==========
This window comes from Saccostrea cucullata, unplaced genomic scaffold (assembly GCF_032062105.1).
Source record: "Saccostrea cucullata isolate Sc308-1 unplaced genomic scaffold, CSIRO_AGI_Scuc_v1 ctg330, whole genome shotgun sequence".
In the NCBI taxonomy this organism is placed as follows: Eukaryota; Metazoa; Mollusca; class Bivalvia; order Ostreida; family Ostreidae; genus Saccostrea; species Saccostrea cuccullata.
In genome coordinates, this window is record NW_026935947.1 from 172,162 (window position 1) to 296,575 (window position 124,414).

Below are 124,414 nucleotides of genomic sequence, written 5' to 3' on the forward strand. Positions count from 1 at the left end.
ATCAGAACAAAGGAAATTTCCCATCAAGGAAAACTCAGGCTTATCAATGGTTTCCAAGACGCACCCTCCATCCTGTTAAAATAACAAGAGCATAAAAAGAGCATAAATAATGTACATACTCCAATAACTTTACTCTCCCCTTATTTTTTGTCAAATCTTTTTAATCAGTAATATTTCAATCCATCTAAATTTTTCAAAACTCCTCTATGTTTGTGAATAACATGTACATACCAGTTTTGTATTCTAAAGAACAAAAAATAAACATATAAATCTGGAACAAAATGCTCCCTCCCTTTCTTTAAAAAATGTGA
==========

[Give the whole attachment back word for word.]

This window comes from Saccostrea cucullata, unplaced genomic scaffold (assembly GCF_032062105.1).
Source record: "Saccostrea cucullata isolate Sc308-1 unplaced genomic scaffold, CSIRO_AGI_Scuc_v1 ctg330, whole genome shotgun sequence".
In the NCBI taxonomy this organism is placed as follows: Eukaryota; Metazoa; Mollusca; class Bivalvia; order Ostreida; family Ostreidae; genus Saccostrea; species Saccostrea cuccullata.
In genome coordinates, this window is record NW_026935947.1 from 172,162 (window position 1) to 296,575 (window position 124,414).

Below are 124,414 nucleotides of genomic sequence, written 5' to 3' on the forward strand. Positions count from 1 at the left end.
ATCAGAACAAAGGAAATTTCCCATCAAGGAAAACTCAGGCTTATCAATGGTTTCCAAGACGCACCCTCCATCCTGTTAAAATAACAAGAGCATAAAAAGAGCATAAATAATGTACATACTCCAATAACTTTACTCTCCCCTTATTTTTTGTCAAATCTTTTTAATCAGTAATATTTCAATCCATCTAAATTTTTCAAAACTCCTCTATGTTTGTGAATAACATGTACATACCAGTTTTGTATTCTAAAGAACAAAAAATAAACATATAAATCTGGAACAAAATGCTCCCTCCCTTTCTTTAAAAAATGTGA